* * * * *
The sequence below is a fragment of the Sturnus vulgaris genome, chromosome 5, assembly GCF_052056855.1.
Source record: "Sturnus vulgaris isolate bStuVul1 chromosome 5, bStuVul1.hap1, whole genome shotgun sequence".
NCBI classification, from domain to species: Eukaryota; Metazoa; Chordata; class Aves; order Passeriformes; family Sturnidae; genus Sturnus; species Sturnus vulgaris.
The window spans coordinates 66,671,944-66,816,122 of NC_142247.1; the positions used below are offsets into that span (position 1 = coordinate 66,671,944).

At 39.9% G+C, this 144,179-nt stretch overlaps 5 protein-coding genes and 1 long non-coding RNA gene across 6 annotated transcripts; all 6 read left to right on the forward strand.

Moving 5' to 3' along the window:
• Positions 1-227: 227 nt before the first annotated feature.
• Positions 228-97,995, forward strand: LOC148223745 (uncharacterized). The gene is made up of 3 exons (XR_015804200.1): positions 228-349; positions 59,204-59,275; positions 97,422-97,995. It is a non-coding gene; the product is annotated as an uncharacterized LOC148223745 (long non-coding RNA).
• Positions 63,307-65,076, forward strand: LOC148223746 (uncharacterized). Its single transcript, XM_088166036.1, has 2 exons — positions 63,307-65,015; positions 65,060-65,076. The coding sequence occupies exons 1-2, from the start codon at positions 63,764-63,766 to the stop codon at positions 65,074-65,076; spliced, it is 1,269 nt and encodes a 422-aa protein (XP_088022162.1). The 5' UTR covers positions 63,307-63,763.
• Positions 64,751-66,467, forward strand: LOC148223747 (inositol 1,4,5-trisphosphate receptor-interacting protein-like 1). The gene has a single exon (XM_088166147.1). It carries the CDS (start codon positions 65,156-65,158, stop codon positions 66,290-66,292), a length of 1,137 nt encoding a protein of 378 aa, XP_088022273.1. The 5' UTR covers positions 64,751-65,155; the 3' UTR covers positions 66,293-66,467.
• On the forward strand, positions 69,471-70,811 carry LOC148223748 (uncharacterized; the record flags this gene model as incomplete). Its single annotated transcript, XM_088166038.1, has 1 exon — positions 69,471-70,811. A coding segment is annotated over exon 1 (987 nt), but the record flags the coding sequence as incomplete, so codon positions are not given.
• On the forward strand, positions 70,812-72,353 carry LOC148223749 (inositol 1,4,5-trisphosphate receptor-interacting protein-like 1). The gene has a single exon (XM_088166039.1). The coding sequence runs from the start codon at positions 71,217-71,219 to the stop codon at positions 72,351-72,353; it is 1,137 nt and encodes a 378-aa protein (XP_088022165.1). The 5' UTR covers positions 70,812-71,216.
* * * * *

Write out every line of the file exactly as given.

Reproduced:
The sequence below is a fragment of the Sturnus vulgaris genome, chromosome 5, assembly GCF_052056855.1.
Source record: "Sturnus vulgaris isolate bStuVul1 chromosome 5, bStuVul1.hap1, whole genome shotgun sequence".
NCBI classification, from domain to species: Eukaryota; Metazoa; Chordata; class Aves; order Passeriformes; family Sturnidae; genus Sturnus; species Sturnus vulgaris.
The window spans coordinates 66,671,944-66,816,122 of NC_142247.1; the positions used below are offsets into that span (position 1 = coordinate 66,671,944).

At 39.9% G+C, this 144,179-nt stretch overlaps 5 protein-coding genes and 1 long non-coding RNA gene across 6 annotated transcripts; all 6 read left to right on the forward strand.

Moving 5' to 3' along the window:
• Positions 1-227: 227 nt before the first annotated feature.
• Positions 228-97,995, forward strand: LOC148223745 (uncharacterized). The gene is made up of 3 exons (XR_015804200.1): positions 228-349; positions 59,204-59,275; positions 97,422-97,995. It is a non-coding gene; the product is annotated as an uncharacterized LOC148223745 (long non-coding RNA).
• Positions 63,307-65,076, forward strand: LOC148223746 (uncharacterized). Its single transcript, XM_088166036.1, has 2 exons — positions 63,307-65,015; positions 65,060-65,076. The coding sequence occupies exons 1-2, from the start codon at positions 63,764-63,766 to the stop codon at positions 65,074-65,076; spliced, it is 1,269 nt and encodes a 422-aa protein (XP_088022162.1). The 5' UTR covers positions 63,307-63,763.
• Positions 64,751-66,467, forward strand: LOC148223747 (inositol 1,4,5-trisphosphate receptor-interacting protein-like 1). The gene has a single exon (XM_088166147.1). It carries the CDS (start codon positions 65,156-65,158, stop codon positions 66,290-66,292), a length of 1,137 nt encoding a protein of 378 aa, XP_088022273.1. The 5' UTR covers positions 64,751-65,155; the 3' UTR covers positions 66,293-66,467.
• On the forward strand, positions 69,471-70,811 carry LOC148223748 (uncharacterized; the record flags this gene model as incomplete). Its single annotated transcript, XM_088166038.1, has 1 exon — positions 69,471-70,811. A coding segment is annotated over exon 1 (987 nt), but the record flags the coding sequence as incomplete, so codon positions are not given.
• On the forward strand, positions 70,812-72,353 carry LOC148223749 (inositol 1,4,5-trisphosphate receptor-interacting protein-like 1). The gene has a single exon (XM_088166039.1). The coding sequence runs from the start codon at positions 71,217-71,219 to the stop codon at positions 72,351-72,353; it is 1,137 nt and encodes a 378-aa protein (XP_088022165.1). The 5' UTR covers positions 70,812-71,216.